CESI considers the EMU Completion Packages of the European Commission of December 2017 and its related implementation proposals of May 2018 to create a Reform Support Programme (RSP) and a European Investment Stabilisation Function (EISF) an important opportunity to rethink and rebalance the social priorities, public social investments possibilities as well as the scope of transparency, accountability and public legitimacy of the EU’s economic and fiscal governance structure.
An EMU more tailored to democratic legitimacy and vital public social investments
CESI’s objectives are threefold:
• putting social challenges at par with economic objectives, via the European Semester, the European Pillar of Social Rights and the newly proposed RSP;
• secondly, by making room for adequate levels of public social investments in the Stability and Growth Pact (SGP) and the newly revised EISF; and
• thirdly, by putting in place more democratic, accountable and transparent governance structures, in particular through a deeper involvement of the European Parliament in the EMU and a more inclusive stakeholder engagement in the European Semester especially at the national levels.
A new European Education Area which puts teachers at its centre
In terms of the new forthcoming European Education Area, recently proposed by the European Commission, CESI calls on policy makers in particular:
• to strengthen social dialogue and the role of trade unions in the design and set-up of reforms under the European Education Area;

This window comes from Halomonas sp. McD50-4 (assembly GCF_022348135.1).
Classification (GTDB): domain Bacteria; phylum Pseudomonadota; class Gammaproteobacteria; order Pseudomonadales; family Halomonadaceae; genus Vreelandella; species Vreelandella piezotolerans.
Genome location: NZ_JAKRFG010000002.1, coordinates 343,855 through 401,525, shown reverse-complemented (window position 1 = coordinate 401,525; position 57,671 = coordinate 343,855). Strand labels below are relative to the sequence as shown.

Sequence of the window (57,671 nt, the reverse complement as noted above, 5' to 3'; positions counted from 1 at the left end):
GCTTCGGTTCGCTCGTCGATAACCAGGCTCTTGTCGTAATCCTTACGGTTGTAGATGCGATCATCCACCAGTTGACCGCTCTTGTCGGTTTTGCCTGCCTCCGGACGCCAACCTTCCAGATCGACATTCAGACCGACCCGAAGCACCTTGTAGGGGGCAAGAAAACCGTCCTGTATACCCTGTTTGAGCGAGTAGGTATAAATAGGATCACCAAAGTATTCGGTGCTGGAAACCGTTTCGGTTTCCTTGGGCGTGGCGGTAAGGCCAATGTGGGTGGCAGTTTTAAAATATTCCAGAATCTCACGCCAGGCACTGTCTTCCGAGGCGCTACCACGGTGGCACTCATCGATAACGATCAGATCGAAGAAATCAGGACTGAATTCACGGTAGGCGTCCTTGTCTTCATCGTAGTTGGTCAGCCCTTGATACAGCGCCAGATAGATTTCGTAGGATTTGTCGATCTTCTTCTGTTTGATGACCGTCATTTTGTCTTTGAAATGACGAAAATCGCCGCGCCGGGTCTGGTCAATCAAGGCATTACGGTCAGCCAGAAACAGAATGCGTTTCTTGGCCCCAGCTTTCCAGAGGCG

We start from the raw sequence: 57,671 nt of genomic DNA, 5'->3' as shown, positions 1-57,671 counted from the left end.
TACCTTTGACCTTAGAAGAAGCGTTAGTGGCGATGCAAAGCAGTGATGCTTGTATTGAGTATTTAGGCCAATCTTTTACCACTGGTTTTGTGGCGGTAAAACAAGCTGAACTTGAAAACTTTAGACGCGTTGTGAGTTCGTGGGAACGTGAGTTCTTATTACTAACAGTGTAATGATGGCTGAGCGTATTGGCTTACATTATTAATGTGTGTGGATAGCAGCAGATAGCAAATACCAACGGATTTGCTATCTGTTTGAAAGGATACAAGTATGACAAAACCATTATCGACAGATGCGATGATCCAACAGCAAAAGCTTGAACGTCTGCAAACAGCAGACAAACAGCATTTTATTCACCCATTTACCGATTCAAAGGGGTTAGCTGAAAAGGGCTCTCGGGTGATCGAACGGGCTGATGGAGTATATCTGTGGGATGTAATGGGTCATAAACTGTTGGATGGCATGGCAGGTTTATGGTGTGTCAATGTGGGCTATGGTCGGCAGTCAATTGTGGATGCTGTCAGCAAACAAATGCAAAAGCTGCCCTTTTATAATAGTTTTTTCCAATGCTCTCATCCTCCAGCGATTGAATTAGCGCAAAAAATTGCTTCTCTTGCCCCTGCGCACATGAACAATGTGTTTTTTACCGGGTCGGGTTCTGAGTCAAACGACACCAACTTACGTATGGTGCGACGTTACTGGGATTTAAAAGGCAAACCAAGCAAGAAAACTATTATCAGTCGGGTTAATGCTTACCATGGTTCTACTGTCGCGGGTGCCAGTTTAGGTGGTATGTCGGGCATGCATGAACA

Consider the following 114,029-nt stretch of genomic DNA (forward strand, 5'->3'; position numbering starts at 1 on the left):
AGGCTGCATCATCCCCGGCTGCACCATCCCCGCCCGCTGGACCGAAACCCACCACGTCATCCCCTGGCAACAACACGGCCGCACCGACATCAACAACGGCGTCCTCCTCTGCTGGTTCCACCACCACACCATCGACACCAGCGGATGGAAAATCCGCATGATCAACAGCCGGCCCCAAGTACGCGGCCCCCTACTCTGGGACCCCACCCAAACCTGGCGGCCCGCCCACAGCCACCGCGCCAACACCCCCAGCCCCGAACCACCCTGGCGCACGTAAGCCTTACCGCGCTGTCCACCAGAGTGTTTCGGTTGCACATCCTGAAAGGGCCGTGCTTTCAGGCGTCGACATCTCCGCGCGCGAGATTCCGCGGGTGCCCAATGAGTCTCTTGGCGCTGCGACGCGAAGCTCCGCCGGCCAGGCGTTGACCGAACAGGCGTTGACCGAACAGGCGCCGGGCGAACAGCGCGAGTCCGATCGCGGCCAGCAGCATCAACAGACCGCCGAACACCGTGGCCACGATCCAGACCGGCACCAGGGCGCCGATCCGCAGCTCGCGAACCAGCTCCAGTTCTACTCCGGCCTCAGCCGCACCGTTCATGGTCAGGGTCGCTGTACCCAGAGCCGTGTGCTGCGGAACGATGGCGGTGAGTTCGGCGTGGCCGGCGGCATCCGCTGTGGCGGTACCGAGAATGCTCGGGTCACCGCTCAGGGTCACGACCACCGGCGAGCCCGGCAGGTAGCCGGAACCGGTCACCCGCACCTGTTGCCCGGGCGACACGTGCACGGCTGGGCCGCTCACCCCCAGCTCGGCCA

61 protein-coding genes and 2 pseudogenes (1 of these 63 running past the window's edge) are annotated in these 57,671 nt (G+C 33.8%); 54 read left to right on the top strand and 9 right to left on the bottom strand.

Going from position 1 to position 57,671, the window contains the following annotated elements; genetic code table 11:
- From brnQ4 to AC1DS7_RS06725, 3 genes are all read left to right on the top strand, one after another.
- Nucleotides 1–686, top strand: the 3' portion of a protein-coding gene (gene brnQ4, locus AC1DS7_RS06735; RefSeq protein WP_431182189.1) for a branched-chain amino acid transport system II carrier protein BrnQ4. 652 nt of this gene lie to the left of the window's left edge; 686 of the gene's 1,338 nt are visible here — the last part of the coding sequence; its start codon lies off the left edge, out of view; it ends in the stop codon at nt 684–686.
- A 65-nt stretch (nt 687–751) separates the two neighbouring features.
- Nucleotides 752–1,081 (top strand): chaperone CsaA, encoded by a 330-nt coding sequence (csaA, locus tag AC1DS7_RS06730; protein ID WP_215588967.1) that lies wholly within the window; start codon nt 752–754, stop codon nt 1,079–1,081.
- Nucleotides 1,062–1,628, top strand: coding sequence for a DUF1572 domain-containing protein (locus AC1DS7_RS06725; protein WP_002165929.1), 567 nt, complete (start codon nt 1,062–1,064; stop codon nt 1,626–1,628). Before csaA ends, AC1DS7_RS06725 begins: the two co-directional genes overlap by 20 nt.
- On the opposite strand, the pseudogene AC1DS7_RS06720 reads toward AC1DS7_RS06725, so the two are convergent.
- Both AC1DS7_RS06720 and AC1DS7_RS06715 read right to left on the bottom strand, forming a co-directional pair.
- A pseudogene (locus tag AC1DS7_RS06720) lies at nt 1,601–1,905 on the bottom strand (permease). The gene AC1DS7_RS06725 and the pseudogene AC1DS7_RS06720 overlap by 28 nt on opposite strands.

• to better support psycho-social and socio-educational staff to help prevent increasing occurrences of burnout of professionals, harassment and absenteeism among teachers
• priorities awareness-raising for a more positive image of the teaching profession and the role of teachers in educating responsible citizens of tomorrow; and
• to focus on stable and better material employment conditions for education professionals.
Towards less social dumping in the EU’s single market
According to CESI, a core reason for social dumping in the EU is that as long as the EU single market rules remain under the exclusive competence of the EU while social policies are primarily the responsibility of the Member States it will be difficult to achieve a balance between the single market freedoms and the social-political goals under the EU Treaties. Steps to help bring down social dumping should include a new effective European Labour Authority, more inclusive posting of worker rules, and revised social security coordination laws to ensure that mobile workers and cross-border frontier region workers and their families are not discriminated against in social security benefits vis-à vis domestic workers as a result of having exercised their right to free movement. According to CESI, the European Pillar of Social Rights should also become a reference framework for social policy making which is actually used by decision-makers.
Picture: CESI logo © CESI 2018